Another thing you might have noticed is that I have tried to give EACH sect three traits-two positive and one negative, to help keep them all balanced. I would be happy to see this rise to two positive and two negative, though, if anyone would like to offer suggestions ;)!

    Lastly, before I TRULY retire from this thread, I wanted to point out that there are TWO main ways of converting foreign citizens to your religion. The first is passive, where religious culture builds up in foreign cities. The ratio of this culture to the 'native' religious culture determines the frequency and success chance of 'conversion' attempts. Another way is the active method, here you establish a 'mission' in a foreign city, through which you can attempt to convert citizens. The success of both the establishment of missions and later attempts at active conversion will depend, in part, on how much religious culture you have already accrued in that city, though can be increased by devoting greater resources to such attempts. Missions also increase the natural flow of religious culture to the cities where they are established (and this is where the 'militant' bonus comes in!).
    Hope this helps to explain my model a little bit better.

    Yours,
    Aussie_Lurker.
     
  10. ainwood

    ainwood Consultant. Administrator

    Joined:
    Oct 5, 2001
    Messages:
    30,073
    Moderator Action: The discussions on Zionism have been split-out from this thread.

    They can be found in world history here.
     
  11. elderotter

    elderotter Otter King

    Joined:
    Oct 15, 2005
    Messages:
    659
    Location:
    Central Upstate NY
    I agree with alot of what you say here - but still to win a diplomatic or cultural win which instituing a search for world peace would(probably) entail still means inflicting one Civ's ideas onto all the other Civ's. My idea of world peace is not the same as that of other people in other cultures ideas. In fact every individual on the planet probably has a different idea of world peace.
     
  12. Hassenpfeffer

    Hassenpfeffer Cobalt Thorium G Device!

    Joined:
    Aug 1, 2005
    Messages:
    44
    Location:
    Sasquatch Country
    I came in LATE LATE LATE on this discussion... but at the end of many long tirades I wish to say this. It's a game, and this would be a mod. If either of these two facts offends you, sell your computer and leave the rest of rational humanity alone.
     
  13. Hanno

    Hanno Chieftain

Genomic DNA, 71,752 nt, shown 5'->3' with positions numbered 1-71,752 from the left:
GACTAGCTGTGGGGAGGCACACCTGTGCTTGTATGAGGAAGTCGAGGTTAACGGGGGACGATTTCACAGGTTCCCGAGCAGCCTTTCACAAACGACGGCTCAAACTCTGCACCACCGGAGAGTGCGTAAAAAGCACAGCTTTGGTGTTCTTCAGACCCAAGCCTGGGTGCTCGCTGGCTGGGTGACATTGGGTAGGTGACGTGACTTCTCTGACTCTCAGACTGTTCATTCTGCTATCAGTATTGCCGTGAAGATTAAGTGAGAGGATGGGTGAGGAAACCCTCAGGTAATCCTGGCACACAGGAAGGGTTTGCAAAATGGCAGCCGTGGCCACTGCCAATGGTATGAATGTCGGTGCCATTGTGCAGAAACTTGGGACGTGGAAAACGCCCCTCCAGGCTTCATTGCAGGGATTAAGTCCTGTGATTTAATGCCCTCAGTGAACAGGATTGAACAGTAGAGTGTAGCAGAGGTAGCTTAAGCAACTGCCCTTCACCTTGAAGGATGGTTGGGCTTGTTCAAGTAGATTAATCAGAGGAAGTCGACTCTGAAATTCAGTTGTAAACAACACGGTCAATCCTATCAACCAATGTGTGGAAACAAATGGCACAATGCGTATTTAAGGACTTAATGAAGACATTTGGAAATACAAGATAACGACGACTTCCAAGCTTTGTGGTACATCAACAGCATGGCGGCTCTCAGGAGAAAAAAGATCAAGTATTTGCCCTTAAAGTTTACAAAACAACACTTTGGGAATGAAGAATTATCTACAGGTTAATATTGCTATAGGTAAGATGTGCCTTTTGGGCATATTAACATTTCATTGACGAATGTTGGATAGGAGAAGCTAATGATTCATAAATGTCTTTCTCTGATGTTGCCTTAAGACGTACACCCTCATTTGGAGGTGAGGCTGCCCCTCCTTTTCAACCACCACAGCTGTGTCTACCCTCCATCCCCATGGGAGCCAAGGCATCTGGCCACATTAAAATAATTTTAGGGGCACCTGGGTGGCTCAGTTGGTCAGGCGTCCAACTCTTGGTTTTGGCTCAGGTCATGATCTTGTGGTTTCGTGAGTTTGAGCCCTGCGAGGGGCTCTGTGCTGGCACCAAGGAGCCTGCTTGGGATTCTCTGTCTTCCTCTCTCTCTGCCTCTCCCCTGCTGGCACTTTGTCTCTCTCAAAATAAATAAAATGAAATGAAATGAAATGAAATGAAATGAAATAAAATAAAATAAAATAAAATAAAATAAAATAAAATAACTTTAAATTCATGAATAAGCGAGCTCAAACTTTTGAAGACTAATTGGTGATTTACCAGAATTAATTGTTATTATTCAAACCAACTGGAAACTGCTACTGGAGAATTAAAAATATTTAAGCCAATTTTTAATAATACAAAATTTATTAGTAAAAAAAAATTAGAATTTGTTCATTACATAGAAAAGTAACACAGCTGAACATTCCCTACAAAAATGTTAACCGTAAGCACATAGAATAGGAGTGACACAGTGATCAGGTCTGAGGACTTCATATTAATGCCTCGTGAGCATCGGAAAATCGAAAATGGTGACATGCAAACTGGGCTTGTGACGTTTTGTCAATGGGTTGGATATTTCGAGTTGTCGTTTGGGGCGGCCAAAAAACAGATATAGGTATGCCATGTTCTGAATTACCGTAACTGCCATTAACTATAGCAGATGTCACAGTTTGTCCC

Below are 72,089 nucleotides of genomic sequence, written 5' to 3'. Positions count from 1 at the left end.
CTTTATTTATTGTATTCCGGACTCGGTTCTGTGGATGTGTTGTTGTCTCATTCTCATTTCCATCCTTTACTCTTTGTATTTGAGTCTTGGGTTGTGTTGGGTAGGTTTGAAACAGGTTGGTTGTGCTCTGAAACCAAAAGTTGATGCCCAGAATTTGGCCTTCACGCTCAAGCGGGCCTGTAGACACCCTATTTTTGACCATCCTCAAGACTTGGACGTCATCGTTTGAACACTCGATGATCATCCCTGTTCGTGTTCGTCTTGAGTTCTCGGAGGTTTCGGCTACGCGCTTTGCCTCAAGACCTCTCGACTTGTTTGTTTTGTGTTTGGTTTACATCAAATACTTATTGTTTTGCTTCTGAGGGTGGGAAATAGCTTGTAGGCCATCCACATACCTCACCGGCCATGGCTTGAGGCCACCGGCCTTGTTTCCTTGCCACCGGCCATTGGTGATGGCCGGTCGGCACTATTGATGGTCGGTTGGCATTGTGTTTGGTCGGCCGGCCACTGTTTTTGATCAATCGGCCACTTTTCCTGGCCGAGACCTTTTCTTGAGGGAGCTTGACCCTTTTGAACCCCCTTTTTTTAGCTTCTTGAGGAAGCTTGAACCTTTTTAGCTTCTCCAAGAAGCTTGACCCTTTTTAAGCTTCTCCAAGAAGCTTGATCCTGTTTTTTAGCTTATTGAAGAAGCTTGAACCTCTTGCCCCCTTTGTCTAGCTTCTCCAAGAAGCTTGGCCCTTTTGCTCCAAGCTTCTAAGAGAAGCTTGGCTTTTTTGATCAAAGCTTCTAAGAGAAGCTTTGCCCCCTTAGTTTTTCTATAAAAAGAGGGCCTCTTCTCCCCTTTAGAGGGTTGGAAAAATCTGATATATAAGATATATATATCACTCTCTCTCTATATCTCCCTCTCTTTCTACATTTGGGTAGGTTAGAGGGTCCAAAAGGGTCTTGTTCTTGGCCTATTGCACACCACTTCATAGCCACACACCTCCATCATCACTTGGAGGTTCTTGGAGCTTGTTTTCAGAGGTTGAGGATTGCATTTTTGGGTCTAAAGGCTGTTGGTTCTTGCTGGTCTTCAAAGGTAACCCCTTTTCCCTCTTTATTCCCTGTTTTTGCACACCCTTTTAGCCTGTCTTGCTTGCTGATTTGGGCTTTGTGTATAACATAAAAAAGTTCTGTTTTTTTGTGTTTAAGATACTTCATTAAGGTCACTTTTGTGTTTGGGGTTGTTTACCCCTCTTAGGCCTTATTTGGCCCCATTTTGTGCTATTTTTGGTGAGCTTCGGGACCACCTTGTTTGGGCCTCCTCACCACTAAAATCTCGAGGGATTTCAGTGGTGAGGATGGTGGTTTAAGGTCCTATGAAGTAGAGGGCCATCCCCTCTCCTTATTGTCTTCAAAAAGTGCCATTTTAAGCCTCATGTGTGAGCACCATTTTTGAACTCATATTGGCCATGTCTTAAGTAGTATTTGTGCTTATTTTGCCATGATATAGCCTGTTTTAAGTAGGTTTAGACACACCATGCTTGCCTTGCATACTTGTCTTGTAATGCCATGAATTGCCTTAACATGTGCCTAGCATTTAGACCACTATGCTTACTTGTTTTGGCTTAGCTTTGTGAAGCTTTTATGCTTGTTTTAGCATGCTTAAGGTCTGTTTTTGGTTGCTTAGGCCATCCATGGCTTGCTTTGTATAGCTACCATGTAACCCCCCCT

Joined:
    Apr 4, 2002
    Messages:
    45
    Location:
    South Africa
    I'm a christian, so as a religious person, I'd like to say it is great that they included religion in the game: It brings out a whole new dimention in the game that did not exist before. I can not possibly see how anyone can be offended by the way civ4 included religion. (Execpt maybe if your religion lost, but then you just played badly :D)
     
  14. dh_epic

    dh_epic Cold War Veteran

    Joined:
    Feb 10, 2002
    Messages:
    4,627
    Location:
    Seasonal Residences
    I remember this thread. I think playing the game only confirms what I was saying. The developers would not have the stomach to implement a fully realistic religion model with all the complexities of history.

    So without that option on the table, you'd have people who want a highly specific historical model that would actually be UNREALISTIC -- because religions are hardwired their abilities at the beginning... and another camp arguing that religion would need to be generic to prevent a cartoon charicature of each religion (e.g: Muslims and Christians get a war bonus, Buddhists and Hindus get a peace bonus).

    For the reasons I listed, my predictions were right and they kept religions simple. I'd consider religion a success in that they didn't ruin gameplay or the sense of immersion. But I'd also still consider religion a small failure in that there would have been better things to implement with more impact for less development.
     
  15. Hanno

    Hanno Chieftain

    Joined:
    Apr 4, 2002
    Messages:
    45
    Location:
    South Africa
    I disagree

    Civ has hardcoded the civs, the leaders and their properties directly from the real world. Why should religion be treated any different? Part of civ appeal is its relation to the real world.

    I'm not 100% about Civ 4, but in Civ 3, America was made "expansive", because of America's real world history. This property would hardly make sense if America starts of in a poor location, and turns out to be a small country. Simmilarly, England is "seafaring" because of its real world context, which hardly makes sense if England starts inland. Religion form the base of most cultures. If religion was made generic, shouldn't the civ's be completely generic and abstract as well?

    Besides, that option would really run the risk of offending people, because of its implication that religion (God, in other words) is man made.

    Still, to each own ;)
     
  16. Bezhukov

    Bezhukov Chieftain

    Joined:
    Dec 8, 2004
    Messages:
    2,001
    "Besides, that option would really run the risk of offending people, because of its implication that religion (God, in other words) is man made."